PEI asks Ottawa to change the name of the Confederation Bridge to Epekwitk Crossing | The Canadian News

Members of the Prince Edward Island legislature voted unanimously Friday to ask the federal government to change the name of the Confederation Bridge to Epekwitk Crossing.

Epekwitk is the Mi’kmaw word for “something that lies in the water,” and is the traditional name that the Mi’kmaq people have long used to describe the island.

“This is a great opportunity,” said PEI Premier Dennis King, who introduced a motion seconded by Peter Bevan-Baker, leader of the Opposition Green Party. “I’m excited about the process and I’m excited about what’s to come.”

The motion says that “it is of the utmost importance that indigenous languages ​​are respected and recognized,” adding that 2022 is the International Decade of Indigenous Languages.

“The Confederation Bridge’s name change to Epekwitk Crossing is a way for Prince Edward Island and Canada to show their commitment to upholding the rights of indigenous peoples, which are protected by the Constitution.”

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The motion also cites the Truth and Reconciliation Commission, which in its landmark 2015 report on the country’s residential school system, recommended that the federal government promote indigenous languages ​​as a “fundamental and valuable element of Canadian culture.” “.

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Several members of the legislature stood at the house of assembly to speak in favor of the proposed change, saying the new name would reflect the province’s commitment to reconciliation.

“In Epekwitk, we take reconciliation very seriously,” said Karla Bernard, a green member of Charlottetown-Victoria Park. “This is a really special opportunity, and I want to thank the three leaders of this house for pulling this off.”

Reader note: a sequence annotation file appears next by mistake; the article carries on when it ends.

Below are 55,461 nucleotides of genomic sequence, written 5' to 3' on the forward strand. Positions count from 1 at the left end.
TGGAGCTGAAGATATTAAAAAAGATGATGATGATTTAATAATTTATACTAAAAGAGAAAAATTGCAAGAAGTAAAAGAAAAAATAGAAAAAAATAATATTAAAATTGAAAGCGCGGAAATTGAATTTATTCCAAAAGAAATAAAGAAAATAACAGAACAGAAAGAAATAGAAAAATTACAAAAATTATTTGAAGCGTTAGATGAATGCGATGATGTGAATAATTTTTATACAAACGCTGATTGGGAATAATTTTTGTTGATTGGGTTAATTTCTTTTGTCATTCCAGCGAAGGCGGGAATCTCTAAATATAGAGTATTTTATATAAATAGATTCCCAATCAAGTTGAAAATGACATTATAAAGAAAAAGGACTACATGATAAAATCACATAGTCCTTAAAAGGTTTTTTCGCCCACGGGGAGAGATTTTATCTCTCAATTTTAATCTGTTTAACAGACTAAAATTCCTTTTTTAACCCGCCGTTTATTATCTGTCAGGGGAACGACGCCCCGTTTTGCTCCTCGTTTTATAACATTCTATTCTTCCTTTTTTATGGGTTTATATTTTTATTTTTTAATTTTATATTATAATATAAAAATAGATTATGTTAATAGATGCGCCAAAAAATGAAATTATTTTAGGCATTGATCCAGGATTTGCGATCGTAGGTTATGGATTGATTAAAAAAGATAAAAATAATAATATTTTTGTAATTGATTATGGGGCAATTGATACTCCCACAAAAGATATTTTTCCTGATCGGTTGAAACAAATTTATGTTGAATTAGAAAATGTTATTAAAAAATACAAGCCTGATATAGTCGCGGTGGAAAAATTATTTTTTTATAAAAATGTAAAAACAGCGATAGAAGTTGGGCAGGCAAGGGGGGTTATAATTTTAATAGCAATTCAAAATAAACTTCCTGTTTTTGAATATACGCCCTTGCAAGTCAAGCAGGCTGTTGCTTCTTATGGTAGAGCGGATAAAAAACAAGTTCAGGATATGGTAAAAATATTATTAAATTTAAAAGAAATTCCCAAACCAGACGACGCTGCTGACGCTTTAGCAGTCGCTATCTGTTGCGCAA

Summerside-Wilmot green member Lynne Lund said there was once a systematic effort to erase First Nations history and language from the island.

“If you look at the history of the Mi’kmaq people in PEI and indigenous peoples across the country, you’ll see that they’ve been through a history of seeing everything change names,” he told the legislature.

“Indian agents even had the authority to change people’s names, if you can understand that… We have to remember what he took. We have to remember that the ancestral names have been lost.”

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The 12.9 kilometer bridge linking PEI to New Brunswick was completed in 1997 after four years of construction. The Mi’kmaq people have lived on the Island for 12,000 years.

In the early 1990s, a committee sought public input and recommended that the federal government name the bridge Abegweit Crossing, which is the colonial English term for Epekwitk.

But the committee also provided two alternative options, the Confederation Bridge and the Northumberland Strait Bridge. Ottawa chose the Confederation Bridge on September 27, 1996.

This report from The Canadian Press was first published on April 29, 2022.

© 2022 The Canadian Press

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